Can executive presence be learned?
It is possible to unlearn bad habits and replace them with new ways to show up and interact at work. You can decide whether buffing out the rough spots in your actions, speech, and the way you carry yourself is worth the bit of focused effort and determination it takes. Even if it feels you have lots to work on, you can reinvent yourself. With focused effort, you can overcome feelings of being passed over as you work towards a more confident and refined future. People are more likely to remember how you finished.
Start by gaining some clarity and precision on both the lacklustre areas in need of a shine and even areas where some deeper bodywork is required.
Behavior and Track Record:
- Temperament: Do your colleagues, direct reports and bosses cringe when the stress increases, not knowing whether you’ll lose your cool?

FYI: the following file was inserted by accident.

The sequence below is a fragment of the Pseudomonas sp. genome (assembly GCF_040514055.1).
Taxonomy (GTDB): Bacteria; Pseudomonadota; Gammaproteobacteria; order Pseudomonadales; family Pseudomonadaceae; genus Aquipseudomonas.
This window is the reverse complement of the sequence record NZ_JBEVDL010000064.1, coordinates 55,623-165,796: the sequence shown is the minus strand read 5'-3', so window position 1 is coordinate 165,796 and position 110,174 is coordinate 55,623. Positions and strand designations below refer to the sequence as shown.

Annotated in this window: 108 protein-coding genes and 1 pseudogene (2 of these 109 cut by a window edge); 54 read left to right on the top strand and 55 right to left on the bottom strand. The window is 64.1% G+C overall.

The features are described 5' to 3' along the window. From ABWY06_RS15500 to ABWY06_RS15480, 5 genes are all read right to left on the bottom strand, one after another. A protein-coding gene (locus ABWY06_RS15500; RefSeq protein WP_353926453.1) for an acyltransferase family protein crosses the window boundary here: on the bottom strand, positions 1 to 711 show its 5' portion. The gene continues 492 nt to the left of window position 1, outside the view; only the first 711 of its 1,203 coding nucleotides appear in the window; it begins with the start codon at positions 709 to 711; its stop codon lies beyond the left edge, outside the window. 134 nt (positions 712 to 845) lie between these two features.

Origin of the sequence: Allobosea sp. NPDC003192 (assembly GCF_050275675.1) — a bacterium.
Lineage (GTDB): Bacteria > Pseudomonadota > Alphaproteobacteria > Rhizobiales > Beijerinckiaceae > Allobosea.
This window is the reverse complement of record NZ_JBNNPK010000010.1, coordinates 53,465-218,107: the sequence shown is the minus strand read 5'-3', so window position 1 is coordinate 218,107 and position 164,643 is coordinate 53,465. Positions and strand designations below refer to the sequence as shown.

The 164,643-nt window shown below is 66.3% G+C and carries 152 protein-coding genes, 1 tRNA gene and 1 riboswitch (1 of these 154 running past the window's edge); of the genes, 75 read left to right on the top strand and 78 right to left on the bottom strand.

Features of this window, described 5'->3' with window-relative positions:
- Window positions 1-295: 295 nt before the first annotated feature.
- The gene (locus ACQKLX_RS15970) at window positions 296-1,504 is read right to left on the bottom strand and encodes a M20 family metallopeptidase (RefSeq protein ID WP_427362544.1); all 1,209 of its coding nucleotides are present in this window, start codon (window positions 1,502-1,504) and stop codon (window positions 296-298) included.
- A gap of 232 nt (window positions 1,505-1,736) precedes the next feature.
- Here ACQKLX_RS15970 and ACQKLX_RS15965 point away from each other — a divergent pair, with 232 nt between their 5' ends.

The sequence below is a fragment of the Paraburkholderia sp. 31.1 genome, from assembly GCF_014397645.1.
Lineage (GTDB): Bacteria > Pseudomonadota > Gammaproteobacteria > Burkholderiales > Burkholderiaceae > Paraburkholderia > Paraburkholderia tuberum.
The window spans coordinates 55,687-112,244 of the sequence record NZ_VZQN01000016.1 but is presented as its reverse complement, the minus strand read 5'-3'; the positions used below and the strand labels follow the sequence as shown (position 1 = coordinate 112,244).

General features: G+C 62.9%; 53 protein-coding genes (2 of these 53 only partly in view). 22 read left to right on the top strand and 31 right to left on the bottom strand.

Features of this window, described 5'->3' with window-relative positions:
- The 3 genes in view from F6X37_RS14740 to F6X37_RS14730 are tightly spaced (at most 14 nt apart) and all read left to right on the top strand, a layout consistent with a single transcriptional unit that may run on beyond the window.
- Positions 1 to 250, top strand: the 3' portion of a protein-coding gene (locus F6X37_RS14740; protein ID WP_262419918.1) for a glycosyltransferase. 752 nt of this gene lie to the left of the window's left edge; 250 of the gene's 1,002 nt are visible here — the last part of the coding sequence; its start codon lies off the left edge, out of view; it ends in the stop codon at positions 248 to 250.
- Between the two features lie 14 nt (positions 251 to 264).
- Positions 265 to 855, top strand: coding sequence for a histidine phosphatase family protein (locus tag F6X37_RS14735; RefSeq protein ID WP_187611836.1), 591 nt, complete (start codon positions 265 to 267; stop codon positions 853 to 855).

- Show up late: Do you blow off meetings or show up late, offering a weak excuse?
Trustworthiness: Do you follow through with the things you said you’d do?
Conversation and Situational Awareness
- Uptalk: Does every sentence you speak sound like it needs a question mark at the end?
- Not enough or too much: Do you like to talk? A lot? Or, are you known for being quiet in general and offering little in meetings?
- Inappropriate conversations: Do you talk a lot about your personal life at work?
Reading the Room: Do you possess the self-awareness to read the room? Can you accurately sense how you are perceived?
Attire and Décor
- Clothes and office culture clash: Do you adhere to corporate dress codes or do you often dress casually while the higher-ups are more buttoned down? Do you dress like your peers, or a level or two higher or do you dress like you have an iron deficiency (the kind that removes wrinkles)?